The British Library uses their Twitter account to communicate with their followers things like their annual report being published and up and coming exhibitions. URLs in their tweets often link to a more in depth article about the topic. They have lots of followers who contribute. Some amazing photos.

Dunedin Public Libraries uses their Twitter account to inform the public of what is happening in the libraries. They have now over 500 tweets. The lighthearted comments make it an attractive account to follow.

Monday, July 26, 2010

TWITTER - topic 2

In Twitter Search I used the term geocaching, something that has always intrigued me but I haven't actually tried it yet. The results only showed in one chosen language at a time. There were lots of tweets in the last hour and even one 2 minutes ago. The same search in ChirpCity gave quite different results. The first column shows tweets from the Official Global GPS Cache Hunt Site. The second column has tweets containing the word geocaching and they were in a huge variety of languages.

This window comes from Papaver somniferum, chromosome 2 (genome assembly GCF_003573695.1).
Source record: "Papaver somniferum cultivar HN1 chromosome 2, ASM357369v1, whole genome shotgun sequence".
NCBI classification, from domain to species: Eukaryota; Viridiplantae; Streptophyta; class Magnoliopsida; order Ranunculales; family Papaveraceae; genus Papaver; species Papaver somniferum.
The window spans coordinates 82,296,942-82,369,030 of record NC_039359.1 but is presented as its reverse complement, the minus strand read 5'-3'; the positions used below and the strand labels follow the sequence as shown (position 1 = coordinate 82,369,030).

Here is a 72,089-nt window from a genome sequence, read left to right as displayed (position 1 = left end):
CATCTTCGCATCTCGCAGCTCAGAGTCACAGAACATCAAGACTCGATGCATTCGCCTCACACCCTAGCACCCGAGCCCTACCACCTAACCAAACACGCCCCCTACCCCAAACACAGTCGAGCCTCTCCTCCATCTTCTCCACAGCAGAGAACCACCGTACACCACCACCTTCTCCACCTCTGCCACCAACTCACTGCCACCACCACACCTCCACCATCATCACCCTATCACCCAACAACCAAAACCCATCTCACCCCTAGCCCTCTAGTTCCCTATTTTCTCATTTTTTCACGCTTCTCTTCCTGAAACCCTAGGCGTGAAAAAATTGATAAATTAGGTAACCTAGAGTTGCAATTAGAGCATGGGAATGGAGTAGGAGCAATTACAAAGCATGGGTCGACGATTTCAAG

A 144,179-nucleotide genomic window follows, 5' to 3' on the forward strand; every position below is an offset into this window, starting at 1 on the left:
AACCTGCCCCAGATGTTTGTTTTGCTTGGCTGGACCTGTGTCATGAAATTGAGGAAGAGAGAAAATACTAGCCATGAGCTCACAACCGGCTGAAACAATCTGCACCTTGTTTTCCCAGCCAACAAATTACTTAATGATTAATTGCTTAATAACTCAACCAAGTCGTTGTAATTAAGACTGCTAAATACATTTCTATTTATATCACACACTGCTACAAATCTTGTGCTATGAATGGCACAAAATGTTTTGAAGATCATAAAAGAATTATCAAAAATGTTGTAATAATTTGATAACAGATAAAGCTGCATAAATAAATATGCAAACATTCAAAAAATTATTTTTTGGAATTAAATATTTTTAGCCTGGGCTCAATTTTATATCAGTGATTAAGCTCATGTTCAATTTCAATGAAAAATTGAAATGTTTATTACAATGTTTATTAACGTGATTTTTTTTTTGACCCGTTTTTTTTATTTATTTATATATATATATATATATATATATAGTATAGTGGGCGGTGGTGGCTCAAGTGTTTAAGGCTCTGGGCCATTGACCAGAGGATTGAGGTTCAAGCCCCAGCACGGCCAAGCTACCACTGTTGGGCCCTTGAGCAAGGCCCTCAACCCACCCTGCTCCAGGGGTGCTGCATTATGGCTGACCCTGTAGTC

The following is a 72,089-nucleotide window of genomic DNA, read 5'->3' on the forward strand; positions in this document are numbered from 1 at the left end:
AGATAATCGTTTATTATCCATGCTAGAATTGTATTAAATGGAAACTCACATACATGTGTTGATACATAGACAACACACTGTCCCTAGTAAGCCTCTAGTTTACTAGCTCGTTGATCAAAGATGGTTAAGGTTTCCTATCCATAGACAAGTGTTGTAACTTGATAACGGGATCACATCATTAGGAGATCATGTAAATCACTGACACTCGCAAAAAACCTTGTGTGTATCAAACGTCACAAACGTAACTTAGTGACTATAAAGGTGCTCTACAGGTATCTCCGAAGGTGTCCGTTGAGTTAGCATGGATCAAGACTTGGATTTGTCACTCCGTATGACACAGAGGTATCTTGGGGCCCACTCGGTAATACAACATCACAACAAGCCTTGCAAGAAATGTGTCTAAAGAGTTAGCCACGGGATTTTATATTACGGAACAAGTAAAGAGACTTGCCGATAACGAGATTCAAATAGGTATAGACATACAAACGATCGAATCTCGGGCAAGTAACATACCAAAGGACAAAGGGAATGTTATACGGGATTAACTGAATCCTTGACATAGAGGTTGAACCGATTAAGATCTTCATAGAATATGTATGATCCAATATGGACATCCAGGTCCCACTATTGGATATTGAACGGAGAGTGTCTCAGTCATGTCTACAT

I tried Auckland in Twitter Search and got tweets about the weather, the food festival and all sorts of personal asides. In ChirpCity there was only one tweet in the 1st column from the Auckland Saas Special Interest Group and I recognised a lot of the same tweets in the second column that were the same as in Twitter Search.

It's often hard to make sense of a comment on its own because it is short and can be very personal. . To use Twitter to maximum effect you need to follow people's comments over time to build up a picture. The tweets linked to fuller articles on individual topics are most useful.


I looked at John Key's Twitter. It is obviously done by his PR people. It gives a very positive image of our PM and some great photos of overseas trips and sporting contacts.

NZ History Online is very different. Much more academic with a snippet of history for each day of the year. When you go into individual articles you get a full "this week in history" at the end of the entry. There was a recent entry for Maori Week which gave 365 useful words and phrases in te reo Maori. Lots of variety in the tweeting! Nothing very exciting when I put in my birth date in history. We lost a cricket match in 1955 with the dismal number of 26 runs! and we signed a CER agreement in 1983.

I did set up a Twitter account the first time round with Web 2.0. Small talk is not my thing so so I haven't bothered using the account. People like Stephen Fry have a great reputation cos they love to tweet and people love to follow celebraties.